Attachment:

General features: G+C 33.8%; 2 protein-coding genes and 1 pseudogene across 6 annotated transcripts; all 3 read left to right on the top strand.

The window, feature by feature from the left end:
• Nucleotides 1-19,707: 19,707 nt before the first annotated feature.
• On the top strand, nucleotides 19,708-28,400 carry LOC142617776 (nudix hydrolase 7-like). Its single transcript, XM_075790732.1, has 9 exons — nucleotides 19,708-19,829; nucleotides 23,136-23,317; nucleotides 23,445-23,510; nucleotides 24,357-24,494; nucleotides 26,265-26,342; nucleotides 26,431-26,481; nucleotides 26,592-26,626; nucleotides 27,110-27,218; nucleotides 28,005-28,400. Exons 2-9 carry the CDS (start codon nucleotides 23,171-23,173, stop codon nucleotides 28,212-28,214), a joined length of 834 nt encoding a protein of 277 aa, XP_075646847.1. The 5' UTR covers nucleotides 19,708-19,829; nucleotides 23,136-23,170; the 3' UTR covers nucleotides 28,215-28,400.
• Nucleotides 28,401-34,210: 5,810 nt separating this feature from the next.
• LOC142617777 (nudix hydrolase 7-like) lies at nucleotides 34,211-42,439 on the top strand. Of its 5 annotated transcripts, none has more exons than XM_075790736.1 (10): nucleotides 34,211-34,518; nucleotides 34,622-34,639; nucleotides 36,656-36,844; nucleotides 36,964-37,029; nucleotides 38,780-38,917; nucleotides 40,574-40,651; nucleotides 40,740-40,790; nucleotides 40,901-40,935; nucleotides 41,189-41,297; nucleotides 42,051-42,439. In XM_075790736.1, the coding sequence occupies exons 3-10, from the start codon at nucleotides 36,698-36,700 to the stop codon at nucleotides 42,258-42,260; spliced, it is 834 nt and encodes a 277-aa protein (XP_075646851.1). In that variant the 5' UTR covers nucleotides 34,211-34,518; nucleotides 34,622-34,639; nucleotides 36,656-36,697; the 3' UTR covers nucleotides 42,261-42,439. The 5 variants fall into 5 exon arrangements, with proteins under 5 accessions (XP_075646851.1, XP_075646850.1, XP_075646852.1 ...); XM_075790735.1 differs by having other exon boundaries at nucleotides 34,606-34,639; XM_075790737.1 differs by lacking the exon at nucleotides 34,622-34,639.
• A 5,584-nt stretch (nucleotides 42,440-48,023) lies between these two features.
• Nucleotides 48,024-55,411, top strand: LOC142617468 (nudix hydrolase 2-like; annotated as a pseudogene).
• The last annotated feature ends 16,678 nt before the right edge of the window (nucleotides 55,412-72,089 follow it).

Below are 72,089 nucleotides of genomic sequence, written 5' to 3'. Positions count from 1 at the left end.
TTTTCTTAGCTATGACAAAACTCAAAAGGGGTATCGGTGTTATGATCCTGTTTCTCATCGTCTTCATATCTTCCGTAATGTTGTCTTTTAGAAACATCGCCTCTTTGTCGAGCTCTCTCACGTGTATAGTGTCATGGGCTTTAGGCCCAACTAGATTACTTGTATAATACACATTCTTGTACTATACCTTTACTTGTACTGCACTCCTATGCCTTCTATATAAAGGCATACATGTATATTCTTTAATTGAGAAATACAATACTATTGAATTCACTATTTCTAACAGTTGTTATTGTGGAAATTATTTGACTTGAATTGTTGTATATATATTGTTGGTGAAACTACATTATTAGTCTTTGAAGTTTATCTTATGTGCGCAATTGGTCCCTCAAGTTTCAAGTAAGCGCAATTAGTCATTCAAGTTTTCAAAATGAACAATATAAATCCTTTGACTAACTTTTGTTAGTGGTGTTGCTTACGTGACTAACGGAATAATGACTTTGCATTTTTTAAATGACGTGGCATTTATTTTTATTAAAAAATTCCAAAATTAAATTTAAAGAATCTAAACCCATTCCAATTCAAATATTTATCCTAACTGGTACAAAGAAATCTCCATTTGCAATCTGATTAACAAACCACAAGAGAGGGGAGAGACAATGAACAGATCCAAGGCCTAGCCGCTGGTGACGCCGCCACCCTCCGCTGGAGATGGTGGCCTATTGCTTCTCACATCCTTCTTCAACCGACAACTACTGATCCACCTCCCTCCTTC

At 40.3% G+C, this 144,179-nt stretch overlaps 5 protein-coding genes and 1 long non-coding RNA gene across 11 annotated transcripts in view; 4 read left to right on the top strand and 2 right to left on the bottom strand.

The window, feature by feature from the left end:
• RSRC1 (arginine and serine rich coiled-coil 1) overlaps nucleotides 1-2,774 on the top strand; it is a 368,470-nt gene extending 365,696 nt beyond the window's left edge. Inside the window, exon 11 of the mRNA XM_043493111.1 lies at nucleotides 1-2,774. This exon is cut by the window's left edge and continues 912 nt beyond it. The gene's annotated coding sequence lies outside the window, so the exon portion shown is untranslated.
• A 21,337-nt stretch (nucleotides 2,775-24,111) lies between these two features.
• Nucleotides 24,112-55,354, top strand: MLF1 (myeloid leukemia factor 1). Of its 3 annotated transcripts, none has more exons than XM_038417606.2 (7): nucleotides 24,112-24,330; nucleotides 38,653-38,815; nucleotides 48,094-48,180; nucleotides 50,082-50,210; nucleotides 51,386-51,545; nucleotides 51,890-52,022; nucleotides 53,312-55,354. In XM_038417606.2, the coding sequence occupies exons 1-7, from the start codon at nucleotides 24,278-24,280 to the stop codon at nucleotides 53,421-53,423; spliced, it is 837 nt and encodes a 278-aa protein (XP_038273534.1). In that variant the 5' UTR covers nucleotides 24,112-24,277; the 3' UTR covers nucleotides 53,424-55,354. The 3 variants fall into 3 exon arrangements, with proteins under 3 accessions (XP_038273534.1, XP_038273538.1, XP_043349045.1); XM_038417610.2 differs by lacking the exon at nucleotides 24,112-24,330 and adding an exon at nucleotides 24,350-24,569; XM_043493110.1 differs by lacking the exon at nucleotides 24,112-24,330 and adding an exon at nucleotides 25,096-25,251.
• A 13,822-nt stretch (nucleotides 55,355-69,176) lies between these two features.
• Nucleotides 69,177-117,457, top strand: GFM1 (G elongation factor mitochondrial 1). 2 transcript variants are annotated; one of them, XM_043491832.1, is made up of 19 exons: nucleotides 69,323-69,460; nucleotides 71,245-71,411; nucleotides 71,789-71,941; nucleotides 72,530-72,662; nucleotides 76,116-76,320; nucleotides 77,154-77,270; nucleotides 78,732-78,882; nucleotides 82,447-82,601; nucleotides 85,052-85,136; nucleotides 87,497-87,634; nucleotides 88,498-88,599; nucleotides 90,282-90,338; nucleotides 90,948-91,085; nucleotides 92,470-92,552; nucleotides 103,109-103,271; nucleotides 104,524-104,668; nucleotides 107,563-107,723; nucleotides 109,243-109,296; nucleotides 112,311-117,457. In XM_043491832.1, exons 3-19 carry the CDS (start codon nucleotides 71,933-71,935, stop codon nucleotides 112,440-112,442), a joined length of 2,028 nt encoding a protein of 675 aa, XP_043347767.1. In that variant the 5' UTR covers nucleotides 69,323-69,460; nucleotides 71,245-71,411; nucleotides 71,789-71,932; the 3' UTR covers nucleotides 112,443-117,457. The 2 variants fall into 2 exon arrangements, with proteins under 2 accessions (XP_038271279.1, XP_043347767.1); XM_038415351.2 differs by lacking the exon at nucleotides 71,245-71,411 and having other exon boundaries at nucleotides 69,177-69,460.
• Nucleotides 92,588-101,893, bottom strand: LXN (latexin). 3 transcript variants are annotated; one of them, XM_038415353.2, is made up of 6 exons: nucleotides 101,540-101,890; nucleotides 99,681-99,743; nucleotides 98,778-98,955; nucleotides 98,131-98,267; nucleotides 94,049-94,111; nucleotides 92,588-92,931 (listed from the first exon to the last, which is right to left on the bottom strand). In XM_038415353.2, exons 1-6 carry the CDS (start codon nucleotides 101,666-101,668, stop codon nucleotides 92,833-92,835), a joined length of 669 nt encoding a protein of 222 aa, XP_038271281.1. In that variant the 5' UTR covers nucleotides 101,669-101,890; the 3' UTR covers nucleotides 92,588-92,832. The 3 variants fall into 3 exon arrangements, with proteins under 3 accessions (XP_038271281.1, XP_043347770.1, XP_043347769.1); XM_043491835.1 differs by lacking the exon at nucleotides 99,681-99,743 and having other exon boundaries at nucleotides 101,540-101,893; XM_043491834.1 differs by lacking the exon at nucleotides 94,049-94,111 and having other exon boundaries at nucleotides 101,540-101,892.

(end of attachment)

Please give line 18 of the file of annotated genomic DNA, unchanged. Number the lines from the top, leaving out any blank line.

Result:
• Nucleotides 69,177-117,457, top strand: GFM1 (G elongation factor mitochondrial 1). 2 transcript variants are annotated; one of them, XM_043491832.1, is made up of 19 exons: nucleotides 69,323-69,460; nucleotides 71,245-71,411; nucleotides 71,789-71,941; nucleotides 72,530-72,662; nucleotides 76,116-76,320; nucleotides 77,154-77,270; nucleotides 78,732-78,882; nucleotides 82,447-82,601; nucleotides 85,052-85,136; nucleotides 87,497-87,634; nucleotides 88,498-88,599; nucleotides 90,282-90,338; nucleotides 90,948-91,085; nucleotides 92,470-92,552; nucleotides 103,109-103,271; nucleotides 104,524-104,668; nucleotides 107,563-107,723; nucleotides 109,243-109,296; nucleotides 112,311-117,457. In XM_043491832.1, exons 3-19 carry the CDS (start codon nucleotides 71,933-71,935, stop codon nucleotides 112,440-112,442), a joined length of 2,028 nt encoding a protein of 675 aa, XP_043347767.1. In that variant the 5' UTR covers nucleotides 69,323-69,460; nucleotides 71,245-71,411; nucleotides 71,789-71,932; the 3' UTR covers nucleotides 112,443-117,457. The 2 variants fall into 2 exon arrangements, with proteins under 2 accessions (XP_038271279.1, XP_043347767.1); XM_038415351.2 differs by lacking the exon at nucleotides 71,245-71,411 and having other exon boundaries at nucleotides 69,177-69,460.